Interventions for the management of oral submucous fibrosis

Oral submucous fibrosis is a chronic disease which is commonly found in patients in the Asian subcontinent and the Far East and is characterised by the build up of constricting bands of collagen in the cheeks and adjacent structures of the mouth. The precise cause is unknown but chewing of betel quid as well as other areca nut containing products, excessive use of chillies and spices, poor nutrition and vitamin and iron deficiency have been suggested.

Mucosal ulcers may occur at an earlier stage, whereas fibrous bands in the cheeks and lips, depigmented gums and a rubbery and deformed soft palate and blanched, leathery floor of the mouth are later developments. These changes can severely restrict mouth opening and tongue movement and cause problems with speech and swallowing whilst other symptoms include a burning sensation whilst eating spicy food, dry mouth and hearing loss.

Treatment options include iron and multivitamin supplements including lycopene, an extract of tomato, and a range of medicines (e.g. intralesional injection of steroids, hyaluronidase, human placenta extracts, chemotrypsin, pentoxifylline and collagenase). Surgery, including cutting of the fibrous bands and jaw muscles and joint, has been used for more extreme cases.

The review authors found two studies which evaluated the effectiveness of lycopene in conjunction with intralesional injections of a steroid, and pentoxifylline in combination with mouth stretching exercises and heat. These studies provided a limited amount of unreliable data which did not permit any firm conclusions to be made. There were no reports of toxicity but some side effects, which were mostly gastric irritation to pentoxifylline, were noted.

Future research should aim to provide evidence for people to make informed decisions about whether these treatments are effective and should also explore treatment plans which include patient education aimed at cessation of the chewing habit.

Authors' conclusions: 

The lack of reliable evidence for the effectiveness of any specific interventions for the management of oral submucous fibrosis is illustrated by the paucity, and poor methodological quality, of trials retrieved for this review.

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Background: 

Oral submucous fibrosis (OSF) is a chronic disease of the oral cavity which is more commonly found in patients in the Asian subcontinent and the Far East. It is characterised by the progressive build up of constricting bands of collagen in the cheeks and adjacent structures of the mouth which can severely restrict mouth opening and tongue movement and cause problems with speech and swallowing.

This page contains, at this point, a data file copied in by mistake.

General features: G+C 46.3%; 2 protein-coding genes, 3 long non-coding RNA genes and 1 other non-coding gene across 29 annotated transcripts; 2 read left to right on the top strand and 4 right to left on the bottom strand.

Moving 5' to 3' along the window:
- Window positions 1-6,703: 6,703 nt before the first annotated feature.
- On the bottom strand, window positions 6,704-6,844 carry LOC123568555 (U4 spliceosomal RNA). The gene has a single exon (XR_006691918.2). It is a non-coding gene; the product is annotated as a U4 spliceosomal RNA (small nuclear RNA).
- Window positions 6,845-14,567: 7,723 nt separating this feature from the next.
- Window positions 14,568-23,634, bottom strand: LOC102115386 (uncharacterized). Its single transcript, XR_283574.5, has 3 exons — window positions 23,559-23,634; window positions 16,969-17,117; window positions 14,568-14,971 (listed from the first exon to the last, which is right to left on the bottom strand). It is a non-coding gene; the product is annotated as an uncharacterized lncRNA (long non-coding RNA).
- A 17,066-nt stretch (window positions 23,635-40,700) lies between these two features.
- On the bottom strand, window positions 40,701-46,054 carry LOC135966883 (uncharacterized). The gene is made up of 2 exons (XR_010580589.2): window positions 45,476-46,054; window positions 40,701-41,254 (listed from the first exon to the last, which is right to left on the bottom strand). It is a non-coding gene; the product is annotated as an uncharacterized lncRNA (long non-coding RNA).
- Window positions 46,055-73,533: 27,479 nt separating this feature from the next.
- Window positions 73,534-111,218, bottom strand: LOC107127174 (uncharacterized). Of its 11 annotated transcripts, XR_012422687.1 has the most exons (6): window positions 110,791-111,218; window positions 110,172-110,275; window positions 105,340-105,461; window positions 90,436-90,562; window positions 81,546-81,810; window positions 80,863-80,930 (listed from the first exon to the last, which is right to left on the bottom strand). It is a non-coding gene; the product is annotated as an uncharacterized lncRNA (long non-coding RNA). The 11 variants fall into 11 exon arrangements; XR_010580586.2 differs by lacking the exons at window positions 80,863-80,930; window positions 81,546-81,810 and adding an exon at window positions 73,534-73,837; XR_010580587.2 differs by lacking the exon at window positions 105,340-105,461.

Objectives: 

To assess the effectiveness of interventions for the management of pain and restricted jaw opening or movement occurring as a result of oral submucous fibrosis.

Search strategy: 

We searched the Cochrane Oral Health Group's Trials Register to July 2008; CENTRAL (The Cochrane Library 2008, Issue 2); MEDLINE (from 1950 to July 2008); EMBASE (from 1980 to July 2008) and IndMED on 18th November 2007. There were no language restrictions.

Selection criteria: 

Randomised controlled trials comparing surgical interventions, systemic or topical medicines or other interventions to manage the symptoms of oral submucous fibrosis.

Data collection and analysis: 

Two authors independently assessed trial quality and extracted trial data. Disagreements were resolved by consultation with a third author. Attempts were made to contact study authors where necessary for clarification and for additional information.

Main results: 

Two trials, involving 87 participants, evaluated lycopene in conjunction with intralesional injections of a steroid, and pentoxifylline in combination with mouth stretching exercises and heat. Only two of the primary but none of the secondary outcomes of this review were considered in these trials and provided a limited amount of unreliable data. The data in one trial were based on inadequately defined evaluations of outcomes, and in the other trial are likely to be skewed due to a substantial number of withdrawals and therefore were not entered into the RevMan analyses. There were no reports of toxicity to the interventions but some side effects, which were mostly gastric irritation to pentoxifylline, were noted.

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